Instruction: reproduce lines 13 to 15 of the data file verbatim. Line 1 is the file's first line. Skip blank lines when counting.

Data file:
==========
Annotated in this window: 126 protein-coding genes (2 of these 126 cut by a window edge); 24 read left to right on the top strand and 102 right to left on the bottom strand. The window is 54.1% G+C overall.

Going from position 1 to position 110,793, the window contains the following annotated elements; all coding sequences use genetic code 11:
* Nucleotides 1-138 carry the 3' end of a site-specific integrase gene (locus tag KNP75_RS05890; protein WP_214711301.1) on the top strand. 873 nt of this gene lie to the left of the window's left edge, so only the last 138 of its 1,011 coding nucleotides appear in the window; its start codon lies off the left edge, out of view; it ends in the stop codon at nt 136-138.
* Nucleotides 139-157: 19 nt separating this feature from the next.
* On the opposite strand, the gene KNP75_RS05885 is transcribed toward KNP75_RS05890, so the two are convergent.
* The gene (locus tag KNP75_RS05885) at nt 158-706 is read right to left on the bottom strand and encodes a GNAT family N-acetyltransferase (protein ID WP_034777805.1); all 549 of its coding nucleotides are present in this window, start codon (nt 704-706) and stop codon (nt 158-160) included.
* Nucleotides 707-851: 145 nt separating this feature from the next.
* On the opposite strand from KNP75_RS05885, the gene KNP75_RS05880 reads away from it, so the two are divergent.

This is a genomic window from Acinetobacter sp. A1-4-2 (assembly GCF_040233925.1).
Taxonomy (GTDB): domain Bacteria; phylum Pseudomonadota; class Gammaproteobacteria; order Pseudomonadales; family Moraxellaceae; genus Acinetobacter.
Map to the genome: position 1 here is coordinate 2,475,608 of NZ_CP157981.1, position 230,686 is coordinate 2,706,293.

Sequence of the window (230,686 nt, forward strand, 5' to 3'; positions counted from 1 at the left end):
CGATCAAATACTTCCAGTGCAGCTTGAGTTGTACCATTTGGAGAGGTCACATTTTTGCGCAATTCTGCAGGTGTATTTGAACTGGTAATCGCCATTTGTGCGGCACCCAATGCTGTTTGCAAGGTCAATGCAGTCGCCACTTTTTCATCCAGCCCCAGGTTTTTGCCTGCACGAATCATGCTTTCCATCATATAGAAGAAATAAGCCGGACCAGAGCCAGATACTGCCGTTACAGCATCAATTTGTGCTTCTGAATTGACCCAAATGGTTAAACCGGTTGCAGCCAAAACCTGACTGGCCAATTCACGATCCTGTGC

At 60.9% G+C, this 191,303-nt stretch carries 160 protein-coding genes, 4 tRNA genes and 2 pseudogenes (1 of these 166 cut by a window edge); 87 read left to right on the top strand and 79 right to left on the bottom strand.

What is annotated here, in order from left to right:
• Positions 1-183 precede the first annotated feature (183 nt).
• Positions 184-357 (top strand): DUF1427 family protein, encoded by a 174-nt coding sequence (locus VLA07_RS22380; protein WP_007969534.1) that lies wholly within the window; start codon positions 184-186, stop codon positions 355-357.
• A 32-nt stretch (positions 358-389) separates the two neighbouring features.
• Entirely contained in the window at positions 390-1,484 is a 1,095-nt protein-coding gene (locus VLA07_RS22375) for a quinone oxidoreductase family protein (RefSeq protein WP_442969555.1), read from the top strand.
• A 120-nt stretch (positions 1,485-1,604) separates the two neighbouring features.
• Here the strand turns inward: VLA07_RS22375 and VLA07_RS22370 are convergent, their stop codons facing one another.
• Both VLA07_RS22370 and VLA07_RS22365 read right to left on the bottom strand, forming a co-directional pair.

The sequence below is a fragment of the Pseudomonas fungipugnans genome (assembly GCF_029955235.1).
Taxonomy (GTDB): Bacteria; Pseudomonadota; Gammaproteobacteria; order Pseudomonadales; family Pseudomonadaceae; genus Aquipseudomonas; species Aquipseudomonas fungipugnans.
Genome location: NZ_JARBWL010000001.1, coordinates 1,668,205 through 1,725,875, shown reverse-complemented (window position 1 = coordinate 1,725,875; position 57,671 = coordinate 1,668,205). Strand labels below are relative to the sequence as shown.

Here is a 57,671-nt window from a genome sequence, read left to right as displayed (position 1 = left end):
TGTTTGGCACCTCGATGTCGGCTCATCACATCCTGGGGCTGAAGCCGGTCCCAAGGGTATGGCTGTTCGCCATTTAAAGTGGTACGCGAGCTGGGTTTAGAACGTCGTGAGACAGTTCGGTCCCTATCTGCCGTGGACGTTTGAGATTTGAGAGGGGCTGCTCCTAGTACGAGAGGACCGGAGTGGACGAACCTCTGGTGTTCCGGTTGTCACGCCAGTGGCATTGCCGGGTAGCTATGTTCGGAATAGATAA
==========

CGATCAAATACTTCCAGTGCAGCTTGAGTTGTACCATTTGGAGAGGTCACATTTTTGCGCAATTCTGCAGGTGTATTTGAACTGGTAATCGCCATTTGTGCGGCACCCAATGCTGTTTGCAAGGTCAATGCAGTCGCCACTTTTTCATCCAGCCCCAGGTTTTTGCCTGCACGAATCATGCTTTCCATCATATAGAAGAAATAAGCCGGACCAGAGCCAGATACTGCCGTTACAGCATCAATTTGTGCTTCTGAATTGACCCAAATGGTTAAACCGGTTGCAGCCAAAACCTGACTGGCCAATTCACGATCCTGTGC

At 60.9% G+C, this 191,303-nt stretch carries 160 protein-coding genes, 4 tRNA genes and 2 pseudogenes (1 of these 166 cut by a window edge); 87 read left to right on the top strand and 79 right to left on the bottom strand.

What is annotated here, in order from left to right: